The Miseducation of Cameron Post

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The Miseducation of Cameron Post – Emily M Danforth

I have found the one.
Like, I want to marry this book and raise a family of little books. I don’t think a character has ever resonated with me to the point that Cameron does in this book, so I’m going to flail about it for a moment if that’s ok with you?

This book is 70’s style polaroids of amazing summer memories that can’t help but make you smile. It is summer days where everything has a slightly hazy yellow tint to it, the kind of days where you lie in fields on checkered blankets and laze about just soaking up the awesomness of the day. It’s the first sip of ice cold home made lemonade that’s sweet and crisp and then surprises you with a sour kick. This book is all of those things and more.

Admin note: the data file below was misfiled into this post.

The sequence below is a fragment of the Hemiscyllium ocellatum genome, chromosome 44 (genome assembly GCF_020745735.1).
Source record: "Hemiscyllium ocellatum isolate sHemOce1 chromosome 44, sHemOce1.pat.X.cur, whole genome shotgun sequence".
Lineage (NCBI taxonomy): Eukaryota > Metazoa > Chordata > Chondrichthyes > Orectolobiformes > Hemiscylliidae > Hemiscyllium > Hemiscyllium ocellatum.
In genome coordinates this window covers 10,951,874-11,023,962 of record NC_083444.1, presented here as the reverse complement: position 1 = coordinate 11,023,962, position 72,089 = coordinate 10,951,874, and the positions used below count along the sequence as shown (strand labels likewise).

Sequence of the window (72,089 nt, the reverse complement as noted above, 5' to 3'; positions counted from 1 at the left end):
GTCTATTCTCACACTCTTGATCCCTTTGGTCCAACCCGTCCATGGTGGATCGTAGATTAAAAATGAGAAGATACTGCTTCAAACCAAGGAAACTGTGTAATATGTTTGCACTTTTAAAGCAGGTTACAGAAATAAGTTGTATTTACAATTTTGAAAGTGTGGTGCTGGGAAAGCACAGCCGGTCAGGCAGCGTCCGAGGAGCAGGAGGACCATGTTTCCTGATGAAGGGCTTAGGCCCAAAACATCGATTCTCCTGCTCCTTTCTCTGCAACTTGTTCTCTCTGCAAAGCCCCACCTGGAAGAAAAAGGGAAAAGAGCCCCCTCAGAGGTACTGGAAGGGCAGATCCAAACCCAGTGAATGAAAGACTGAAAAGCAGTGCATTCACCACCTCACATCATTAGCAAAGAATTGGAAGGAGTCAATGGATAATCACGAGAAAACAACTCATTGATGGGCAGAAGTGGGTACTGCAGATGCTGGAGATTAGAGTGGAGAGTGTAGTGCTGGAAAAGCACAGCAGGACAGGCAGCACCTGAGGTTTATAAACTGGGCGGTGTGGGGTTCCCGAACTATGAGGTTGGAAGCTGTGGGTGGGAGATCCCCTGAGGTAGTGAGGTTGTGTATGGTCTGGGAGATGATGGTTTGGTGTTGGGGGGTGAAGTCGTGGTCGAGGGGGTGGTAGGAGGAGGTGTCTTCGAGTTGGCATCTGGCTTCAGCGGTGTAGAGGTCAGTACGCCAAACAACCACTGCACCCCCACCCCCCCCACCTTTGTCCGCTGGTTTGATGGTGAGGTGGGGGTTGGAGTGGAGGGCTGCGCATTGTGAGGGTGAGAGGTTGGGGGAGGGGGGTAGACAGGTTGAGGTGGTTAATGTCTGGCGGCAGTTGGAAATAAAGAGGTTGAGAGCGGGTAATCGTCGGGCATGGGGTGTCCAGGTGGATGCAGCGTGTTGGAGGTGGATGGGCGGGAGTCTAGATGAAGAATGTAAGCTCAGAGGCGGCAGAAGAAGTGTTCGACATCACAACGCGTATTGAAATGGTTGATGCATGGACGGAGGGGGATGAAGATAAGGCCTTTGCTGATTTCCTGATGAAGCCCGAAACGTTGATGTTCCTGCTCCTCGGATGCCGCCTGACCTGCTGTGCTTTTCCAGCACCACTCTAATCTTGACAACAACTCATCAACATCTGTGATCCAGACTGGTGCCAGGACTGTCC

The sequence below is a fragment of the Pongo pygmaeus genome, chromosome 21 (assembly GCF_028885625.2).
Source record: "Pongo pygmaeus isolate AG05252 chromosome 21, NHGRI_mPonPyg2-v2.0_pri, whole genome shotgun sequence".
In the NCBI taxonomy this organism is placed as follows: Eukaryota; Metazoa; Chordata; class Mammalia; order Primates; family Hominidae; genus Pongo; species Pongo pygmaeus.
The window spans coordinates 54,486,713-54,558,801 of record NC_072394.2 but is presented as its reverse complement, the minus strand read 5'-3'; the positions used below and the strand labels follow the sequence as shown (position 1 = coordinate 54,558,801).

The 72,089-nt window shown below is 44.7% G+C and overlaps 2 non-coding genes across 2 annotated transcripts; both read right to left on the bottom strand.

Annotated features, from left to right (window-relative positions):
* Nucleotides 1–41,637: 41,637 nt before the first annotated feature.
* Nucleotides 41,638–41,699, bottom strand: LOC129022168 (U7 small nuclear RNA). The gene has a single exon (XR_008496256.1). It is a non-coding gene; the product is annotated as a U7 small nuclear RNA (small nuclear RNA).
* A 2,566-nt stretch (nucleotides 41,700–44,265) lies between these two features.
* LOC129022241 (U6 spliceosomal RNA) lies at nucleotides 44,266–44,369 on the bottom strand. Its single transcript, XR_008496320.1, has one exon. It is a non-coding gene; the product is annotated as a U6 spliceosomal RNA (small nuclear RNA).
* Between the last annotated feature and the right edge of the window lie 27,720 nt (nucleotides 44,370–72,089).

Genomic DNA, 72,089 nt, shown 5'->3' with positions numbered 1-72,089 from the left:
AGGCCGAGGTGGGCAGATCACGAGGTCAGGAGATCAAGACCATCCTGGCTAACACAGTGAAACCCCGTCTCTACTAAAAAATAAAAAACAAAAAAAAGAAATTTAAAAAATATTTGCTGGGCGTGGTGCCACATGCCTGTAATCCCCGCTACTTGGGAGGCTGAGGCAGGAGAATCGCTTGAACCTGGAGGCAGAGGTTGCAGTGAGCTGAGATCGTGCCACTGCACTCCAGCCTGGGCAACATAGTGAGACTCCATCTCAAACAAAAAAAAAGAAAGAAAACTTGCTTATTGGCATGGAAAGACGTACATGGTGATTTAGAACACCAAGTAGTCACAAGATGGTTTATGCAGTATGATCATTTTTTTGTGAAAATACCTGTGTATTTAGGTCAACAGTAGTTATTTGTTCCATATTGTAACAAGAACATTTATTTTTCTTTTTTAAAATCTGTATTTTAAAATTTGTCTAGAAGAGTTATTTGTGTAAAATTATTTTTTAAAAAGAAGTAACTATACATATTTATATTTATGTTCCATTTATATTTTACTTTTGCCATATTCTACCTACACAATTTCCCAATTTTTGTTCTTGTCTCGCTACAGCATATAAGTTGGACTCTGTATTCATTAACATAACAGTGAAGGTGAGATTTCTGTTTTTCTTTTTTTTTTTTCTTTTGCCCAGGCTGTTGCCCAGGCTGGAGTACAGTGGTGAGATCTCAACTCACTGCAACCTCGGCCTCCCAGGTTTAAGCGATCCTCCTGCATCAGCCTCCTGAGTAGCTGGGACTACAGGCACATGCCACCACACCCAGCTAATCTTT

Here’s the blurb:
When Cameron Post’s parents die suddenly in a car crash, her shocking first thought is relief. Relief they’ll never know that, hours earlier, she had been kissing a girl. But that relief doesn’t last, and Cam is soon forced to move in with her conservative aunt Ruth and her well-intentioned but hopelessly old-fashioned grandmother. She knows that from this point on, her life will forever be different. Survival in Miles City, Montana, means blending in and leaving well enough alone (as her grandmother might say), and Cam becomes an expert at both.
Then Coley Taylor moves to town. Beautiful, pickup-driving Coley is a perfect cowgirl with the perfect boyfriend to match. She and Cam forge an unexpected and intense friendship–one that seems to leave room for something more to emerge. But just as that starts to seem like a real possibility, ultrareligious Aunt Ruth takes drastic action to “fix” her niece, bringing Cam face-to-face with the cost of denying her true self–even if she’s not exactly sure who that is.

This book you guys, this book.